Some Effects of the Wind on Rings

William K. Dewar Department of Oceanography and the Supercomputer Computations Research Institute, Florida State University, Tallahassee, FL 32306

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Glenn R. Flierl Department of Earth, Atmospheric and Planetary Science, MIT, Cambridge, MA 02139

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Abstract

Some simple air-sea momentum transfer models, which include sea surface velocity and temperature, are considered for their effects on Gulf Stream rings. Perturbing the stress calculation with sea surface velocity results in a “top drag”, which causes interior motions to decay. Numerical experiments with equivalent barotropic quasi-geostrophic dynamics and reasonable estimates for the top drag suggest that this mechanism can amount for a significant fraction of observed isotherm subsidence rates in rings. Perturbing the stress calculation with a temperature sensitive drag coefficient produces a dipolar Ekman pumping field over a ring. For an eastward directed wind, the result is a tendency for the ring to self-propagate to the south. Integral constraints can be used to estimate the meridional propagation rate precisely, and for reasonable stress and thermal anomaly values, the estimate compares well with observations.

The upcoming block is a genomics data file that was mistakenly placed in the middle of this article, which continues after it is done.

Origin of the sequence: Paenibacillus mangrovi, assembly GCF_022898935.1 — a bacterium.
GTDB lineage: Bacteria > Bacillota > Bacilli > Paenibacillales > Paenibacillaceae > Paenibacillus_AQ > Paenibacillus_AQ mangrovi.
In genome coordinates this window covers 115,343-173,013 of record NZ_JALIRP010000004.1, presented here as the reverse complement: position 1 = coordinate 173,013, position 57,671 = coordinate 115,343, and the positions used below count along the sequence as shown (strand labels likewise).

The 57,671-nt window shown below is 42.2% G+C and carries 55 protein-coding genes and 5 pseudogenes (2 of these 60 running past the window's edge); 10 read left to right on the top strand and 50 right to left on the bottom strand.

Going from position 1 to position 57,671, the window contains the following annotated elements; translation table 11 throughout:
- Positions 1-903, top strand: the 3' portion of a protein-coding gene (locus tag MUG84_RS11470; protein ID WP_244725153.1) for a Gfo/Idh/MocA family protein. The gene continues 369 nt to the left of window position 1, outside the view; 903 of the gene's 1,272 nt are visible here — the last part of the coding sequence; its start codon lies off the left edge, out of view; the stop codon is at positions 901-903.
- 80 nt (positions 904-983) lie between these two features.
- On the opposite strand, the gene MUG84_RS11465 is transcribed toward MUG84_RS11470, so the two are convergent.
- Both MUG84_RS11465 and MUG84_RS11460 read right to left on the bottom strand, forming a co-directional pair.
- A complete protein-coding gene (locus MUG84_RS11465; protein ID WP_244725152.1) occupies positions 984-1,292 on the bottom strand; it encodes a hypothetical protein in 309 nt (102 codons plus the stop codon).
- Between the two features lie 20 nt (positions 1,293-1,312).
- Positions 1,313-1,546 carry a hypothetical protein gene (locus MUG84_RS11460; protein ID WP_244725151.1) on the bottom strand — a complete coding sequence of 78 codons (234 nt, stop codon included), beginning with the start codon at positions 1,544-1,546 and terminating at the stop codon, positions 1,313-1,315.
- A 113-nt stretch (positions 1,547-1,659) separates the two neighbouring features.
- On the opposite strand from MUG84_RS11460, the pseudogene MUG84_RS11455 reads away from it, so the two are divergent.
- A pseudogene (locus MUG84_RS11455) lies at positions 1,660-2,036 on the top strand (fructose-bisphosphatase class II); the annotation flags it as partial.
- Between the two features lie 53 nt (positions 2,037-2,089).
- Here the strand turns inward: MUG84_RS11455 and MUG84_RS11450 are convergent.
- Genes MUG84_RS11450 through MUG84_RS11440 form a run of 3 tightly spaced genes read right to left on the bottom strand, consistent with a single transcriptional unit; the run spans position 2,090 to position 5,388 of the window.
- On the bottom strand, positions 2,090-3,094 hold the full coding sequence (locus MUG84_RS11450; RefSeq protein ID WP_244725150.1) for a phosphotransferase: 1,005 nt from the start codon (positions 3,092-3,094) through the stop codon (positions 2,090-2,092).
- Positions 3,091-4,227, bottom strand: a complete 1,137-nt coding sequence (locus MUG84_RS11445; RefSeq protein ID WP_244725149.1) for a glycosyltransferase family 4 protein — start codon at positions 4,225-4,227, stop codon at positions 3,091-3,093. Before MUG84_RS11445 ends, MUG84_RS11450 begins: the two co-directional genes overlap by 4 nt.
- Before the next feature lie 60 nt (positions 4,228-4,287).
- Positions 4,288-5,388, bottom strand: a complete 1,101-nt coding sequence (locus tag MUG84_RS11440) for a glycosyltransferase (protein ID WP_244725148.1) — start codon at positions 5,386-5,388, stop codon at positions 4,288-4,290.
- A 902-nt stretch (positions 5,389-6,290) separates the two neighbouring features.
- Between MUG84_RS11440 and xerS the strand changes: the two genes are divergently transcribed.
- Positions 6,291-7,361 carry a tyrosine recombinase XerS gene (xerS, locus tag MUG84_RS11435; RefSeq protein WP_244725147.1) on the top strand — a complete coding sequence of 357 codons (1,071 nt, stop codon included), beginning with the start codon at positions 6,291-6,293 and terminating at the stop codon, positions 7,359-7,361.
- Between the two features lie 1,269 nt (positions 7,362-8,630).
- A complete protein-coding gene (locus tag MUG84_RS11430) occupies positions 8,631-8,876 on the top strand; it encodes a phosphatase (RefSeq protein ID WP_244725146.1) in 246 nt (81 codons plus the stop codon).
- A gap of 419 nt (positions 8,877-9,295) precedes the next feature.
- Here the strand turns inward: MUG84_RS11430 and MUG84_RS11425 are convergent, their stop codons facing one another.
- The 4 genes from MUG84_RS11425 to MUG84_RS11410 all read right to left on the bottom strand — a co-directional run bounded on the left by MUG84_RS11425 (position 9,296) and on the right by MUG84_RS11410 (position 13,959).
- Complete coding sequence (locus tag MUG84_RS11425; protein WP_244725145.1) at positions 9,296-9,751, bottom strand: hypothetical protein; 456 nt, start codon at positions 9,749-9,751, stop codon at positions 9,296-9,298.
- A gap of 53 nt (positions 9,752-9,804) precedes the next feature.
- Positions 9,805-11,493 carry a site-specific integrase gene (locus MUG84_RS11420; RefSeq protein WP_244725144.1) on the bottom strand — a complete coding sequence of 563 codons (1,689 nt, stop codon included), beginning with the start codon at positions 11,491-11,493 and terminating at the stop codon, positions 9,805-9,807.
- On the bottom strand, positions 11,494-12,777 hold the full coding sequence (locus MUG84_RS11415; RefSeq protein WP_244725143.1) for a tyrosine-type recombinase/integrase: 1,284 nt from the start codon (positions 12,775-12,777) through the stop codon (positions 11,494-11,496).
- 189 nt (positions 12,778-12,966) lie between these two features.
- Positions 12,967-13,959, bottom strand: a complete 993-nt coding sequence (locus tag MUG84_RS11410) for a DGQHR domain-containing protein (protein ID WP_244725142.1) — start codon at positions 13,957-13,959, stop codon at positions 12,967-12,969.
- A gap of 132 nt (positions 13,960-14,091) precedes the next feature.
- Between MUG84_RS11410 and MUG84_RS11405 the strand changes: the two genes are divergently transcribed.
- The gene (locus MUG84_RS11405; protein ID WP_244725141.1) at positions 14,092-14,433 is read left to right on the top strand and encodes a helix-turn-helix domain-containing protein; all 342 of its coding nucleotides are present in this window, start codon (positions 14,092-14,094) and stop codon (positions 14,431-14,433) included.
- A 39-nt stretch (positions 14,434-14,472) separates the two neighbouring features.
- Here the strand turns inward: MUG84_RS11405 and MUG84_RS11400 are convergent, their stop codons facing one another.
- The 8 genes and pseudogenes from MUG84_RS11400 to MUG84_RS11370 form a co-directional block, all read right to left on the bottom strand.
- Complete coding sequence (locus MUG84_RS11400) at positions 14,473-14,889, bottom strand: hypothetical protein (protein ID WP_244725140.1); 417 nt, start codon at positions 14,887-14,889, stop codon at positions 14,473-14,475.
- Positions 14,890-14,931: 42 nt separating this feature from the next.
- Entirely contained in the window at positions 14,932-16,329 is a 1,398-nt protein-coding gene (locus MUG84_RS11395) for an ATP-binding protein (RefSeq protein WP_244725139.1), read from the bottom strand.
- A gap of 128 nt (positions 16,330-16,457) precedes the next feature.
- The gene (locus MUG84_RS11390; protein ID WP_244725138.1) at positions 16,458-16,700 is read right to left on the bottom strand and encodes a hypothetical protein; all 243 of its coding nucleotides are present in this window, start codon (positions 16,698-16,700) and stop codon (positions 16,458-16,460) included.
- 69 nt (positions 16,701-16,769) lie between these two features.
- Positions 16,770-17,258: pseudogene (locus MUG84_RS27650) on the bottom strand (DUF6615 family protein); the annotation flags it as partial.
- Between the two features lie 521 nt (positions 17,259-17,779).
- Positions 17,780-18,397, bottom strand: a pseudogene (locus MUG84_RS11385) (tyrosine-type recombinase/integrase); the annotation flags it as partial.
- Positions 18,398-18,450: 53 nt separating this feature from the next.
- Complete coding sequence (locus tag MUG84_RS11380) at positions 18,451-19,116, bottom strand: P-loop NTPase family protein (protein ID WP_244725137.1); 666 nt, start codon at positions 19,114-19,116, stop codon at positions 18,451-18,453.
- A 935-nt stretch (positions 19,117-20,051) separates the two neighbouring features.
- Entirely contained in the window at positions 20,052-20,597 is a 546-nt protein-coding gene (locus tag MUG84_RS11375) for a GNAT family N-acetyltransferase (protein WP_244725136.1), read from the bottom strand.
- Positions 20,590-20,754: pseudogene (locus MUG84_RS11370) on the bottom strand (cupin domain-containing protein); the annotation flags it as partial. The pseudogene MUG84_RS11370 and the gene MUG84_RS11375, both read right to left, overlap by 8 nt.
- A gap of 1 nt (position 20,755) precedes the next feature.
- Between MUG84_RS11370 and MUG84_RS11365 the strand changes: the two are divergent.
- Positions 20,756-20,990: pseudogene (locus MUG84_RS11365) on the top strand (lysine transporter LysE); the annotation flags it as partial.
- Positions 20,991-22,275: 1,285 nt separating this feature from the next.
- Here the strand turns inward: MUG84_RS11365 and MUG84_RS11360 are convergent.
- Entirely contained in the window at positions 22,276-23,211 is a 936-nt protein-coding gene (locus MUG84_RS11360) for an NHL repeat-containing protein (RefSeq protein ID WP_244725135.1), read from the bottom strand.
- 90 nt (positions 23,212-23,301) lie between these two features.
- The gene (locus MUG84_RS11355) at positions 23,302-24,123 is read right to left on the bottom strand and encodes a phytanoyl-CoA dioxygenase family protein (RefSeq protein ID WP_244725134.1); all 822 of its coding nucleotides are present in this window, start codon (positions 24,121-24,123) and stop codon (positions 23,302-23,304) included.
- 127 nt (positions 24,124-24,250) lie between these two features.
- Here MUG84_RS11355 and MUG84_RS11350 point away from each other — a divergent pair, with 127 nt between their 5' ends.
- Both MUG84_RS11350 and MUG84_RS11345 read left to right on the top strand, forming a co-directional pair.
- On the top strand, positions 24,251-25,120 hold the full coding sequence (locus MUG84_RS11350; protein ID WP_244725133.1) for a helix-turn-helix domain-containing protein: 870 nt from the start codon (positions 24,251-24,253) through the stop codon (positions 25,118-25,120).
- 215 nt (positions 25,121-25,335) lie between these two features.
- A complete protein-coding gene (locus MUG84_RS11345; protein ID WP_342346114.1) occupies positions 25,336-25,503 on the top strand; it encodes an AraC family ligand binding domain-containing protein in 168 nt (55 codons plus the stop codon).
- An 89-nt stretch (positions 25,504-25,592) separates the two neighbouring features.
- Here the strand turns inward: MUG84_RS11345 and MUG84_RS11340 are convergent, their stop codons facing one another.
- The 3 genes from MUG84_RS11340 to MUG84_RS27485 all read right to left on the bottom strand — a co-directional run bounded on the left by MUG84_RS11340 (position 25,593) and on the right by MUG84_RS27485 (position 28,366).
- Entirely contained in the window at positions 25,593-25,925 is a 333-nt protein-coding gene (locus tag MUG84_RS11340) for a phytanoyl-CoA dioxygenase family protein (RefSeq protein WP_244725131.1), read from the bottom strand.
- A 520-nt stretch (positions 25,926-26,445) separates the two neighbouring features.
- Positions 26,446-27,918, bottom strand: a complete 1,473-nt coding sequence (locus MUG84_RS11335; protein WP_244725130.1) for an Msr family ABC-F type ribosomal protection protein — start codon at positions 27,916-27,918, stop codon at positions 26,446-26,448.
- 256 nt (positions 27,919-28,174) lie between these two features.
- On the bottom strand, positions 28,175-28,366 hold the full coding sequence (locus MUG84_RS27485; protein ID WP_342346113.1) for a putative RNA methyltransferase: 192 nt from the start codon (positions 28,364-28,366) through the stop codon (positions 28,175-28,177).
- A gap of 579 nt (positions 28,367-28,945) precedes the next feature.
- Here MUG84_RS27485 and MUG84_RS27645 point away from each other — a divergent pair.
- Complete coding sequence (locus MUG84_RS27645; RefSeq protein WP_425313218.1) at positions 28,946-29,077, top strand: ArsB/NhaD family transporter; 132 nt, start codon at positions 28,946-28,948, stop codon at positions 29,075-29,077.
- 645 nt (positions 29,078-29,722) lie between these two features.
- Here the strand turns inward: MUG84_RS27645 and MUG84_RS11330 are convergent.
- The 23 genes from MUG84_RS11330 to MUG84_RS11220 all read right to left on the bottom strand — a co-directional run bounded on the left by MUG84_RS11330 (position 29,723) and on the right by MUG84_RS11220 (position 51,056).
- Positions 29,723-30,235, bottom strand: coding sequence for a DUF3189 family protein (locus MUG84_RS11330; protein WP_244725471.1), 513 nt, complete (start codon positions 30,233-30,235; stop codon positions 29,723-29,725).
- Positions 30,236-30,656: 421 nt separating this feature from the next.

Abstract

Some simple air-sea momentum transfer models, which include sea surface velocity and temperature, are considered for their effects on Gulf Stream rings. Perturbing the stress calculation with sea surface velocity results in a “top drag”, which causes interior motions to decay. Numerical experiments with equivalent barotropic quasi-geostrophic dynamics and reasonable estimates for the top drag suggest that this mechanism can amount for a significant fraction of observed isotherm subsidence rates in rings. Perturbing the stress calculation with a temperature sensitive drag coefficient produces a dipolar Ekman pumping field over a ring. For an eastward directed wind, the result is a tendency for the ring to self-propagate to the south. Integral constraints can be used to estimate the meridional propagation rate precisely, and for reasonable stress and thermal anomaly values, the estimate compares well with observations.

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